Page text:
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The Second Sex

The feminist classic about how woman has been shaped into the “other” sex

By Simone de Beauvoir
27-minute read
Audio available
The Second Sex by Simone de Beauvoir

The Second Sex (1949), an 800-page feminist classic, explains how woman has been shaped into the “Other,” second sex – the negative counterpart to man. By examining history, myths, biology and life experience, de Beauvoir paints a clear picture of why woman is subjugated to man, and how womankind should respond.

  • Feminists
  • People interested in philosophy
  • Anyone who loves classics

Simone de Beauvoir (1908-1986) was a French philosopher and writer. The Second Sex, her magnum opus, is considered one of the most important books of feminist philosophy.

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The Second Sex

By Simone de Beauvoir
  • Read in 27 minutes
  • Audio & text available
  • Contains 17 key ideas
The Second Sex by Simone de Beauvoir
Synopsis

The Second Sex (1949), an 800-page feminist classic, explains how woman has been shaped into the “Other,” second sex – the negative counterpart to man. By examining history, myths, biology and life experience, de Beauvoir paints a clear picture of why woman is subjugated to man, and how womankind should respond.

Key idea 1 of 17

Across species, females differ from males, but this needn’t entail a difference in status.

When you look at most animal species, you’ll notice that there are differences between males and females. This is certainly true of humans, and many argue that the existence of such differences proves that males and females should have a different status in society.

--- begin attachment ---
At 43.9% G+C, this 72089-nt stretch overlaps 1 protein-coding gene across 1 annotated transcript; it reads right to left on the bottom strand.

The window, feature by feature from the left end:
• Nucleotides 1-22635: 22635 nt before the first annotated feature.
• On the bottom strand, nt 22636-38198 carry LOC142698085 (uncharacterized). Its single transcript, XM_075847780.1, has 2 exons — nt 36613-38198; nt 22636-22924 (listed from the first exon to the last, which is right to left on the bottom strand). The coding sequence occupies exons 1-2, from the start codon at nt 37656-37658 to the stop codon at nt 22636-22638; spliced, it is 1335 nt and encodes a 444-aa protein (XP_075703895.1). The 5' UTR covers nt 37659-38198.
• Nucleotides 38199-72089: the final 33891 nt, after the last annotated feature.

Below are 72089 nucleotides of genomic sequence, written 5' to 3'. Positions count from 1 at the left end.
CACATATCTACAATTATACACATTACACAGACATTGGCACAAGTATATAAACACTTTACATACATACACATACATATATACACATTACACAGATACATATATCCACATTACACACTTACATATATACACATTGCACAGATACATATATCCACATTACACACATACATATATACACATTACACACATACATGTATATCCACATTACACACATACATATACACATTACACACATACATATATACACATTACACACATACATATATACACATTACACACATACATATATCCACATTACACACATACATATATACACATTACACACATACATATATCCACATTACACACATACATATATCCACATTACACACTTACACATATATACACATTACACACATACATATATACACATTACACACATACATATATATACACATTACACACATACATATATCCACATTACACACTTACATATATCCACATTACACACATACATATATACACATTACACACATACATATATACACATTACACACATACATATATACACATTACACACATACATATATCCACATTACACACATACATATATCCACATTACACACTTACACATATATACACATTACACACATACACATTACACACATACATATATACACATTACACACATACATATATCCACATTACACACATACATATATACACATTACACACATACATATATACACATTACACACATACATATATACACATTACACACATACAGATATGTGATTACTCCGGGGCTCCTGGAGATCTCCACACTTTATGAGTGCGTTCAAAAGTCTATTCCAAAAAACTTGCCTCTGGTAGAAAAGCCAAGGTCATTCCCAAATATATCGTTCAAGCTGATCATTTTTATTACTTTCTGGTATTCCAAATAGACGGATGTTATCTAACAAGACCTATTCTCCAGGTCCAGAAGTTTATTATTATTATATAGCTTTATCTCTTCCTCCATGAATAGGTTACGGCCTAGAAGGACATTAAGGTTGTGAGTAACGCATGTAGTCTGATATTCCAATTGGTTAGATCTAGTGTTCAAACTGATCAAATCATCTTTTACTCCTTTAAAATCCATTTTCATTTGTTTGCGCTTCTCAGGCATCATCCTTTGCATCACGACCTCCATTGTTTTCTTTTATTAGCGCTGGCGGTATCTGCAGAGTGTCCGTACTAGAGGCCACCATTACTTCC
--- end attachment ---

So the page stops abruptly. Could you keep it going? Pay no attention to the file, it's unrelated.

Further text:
However, this argument doesn’t hold up.

Yes, there are biological differences, but these don’t justify the subjugation of females to males.

Human males are often physically stronger, with more muscle mass, more red blood cells and greater lung capacity. But such male attributes are only important in a society where greater physical capacity is valued above all else. Some cultures forbid violence, thereby undermining any attempts for males to dominate females with their muscular supremacy. Indeed, it’s only when males are free to impose their physical strength that they can make others believe the arbitrary claim that males – and their muscles – should rule the roost.

In addition to biological arguments, psychoanalytical explanations for the inequality of males and females have also been put forward. These are also rather weak.

Freud places the beginning of the development of the difference between males and females at the genital phase, when the pubescent child starts to associate pleasure with another person, typically someone of the opposite sex. For the male, the penis is still the organ of pleasure, whereas the female shifts focus from clitoral to vaginal pleasure, making the penis – and penetration – the object of her desire. Furthermore, Freud believed that women suffered from penis envy – the sense of once having had a penis, which leaves females feeling bereft and mutilated, inferior to men.

But Freud’s theory has a fundamental flaw: it’s based on a male model. The concept of penis envy can only exist if male genitalia are considered the norm, and female genitalia are seen as lacking something – as being the Other.

So if it’s not biology or psychology that provides the basis for the difference in status between females and males, what is it?

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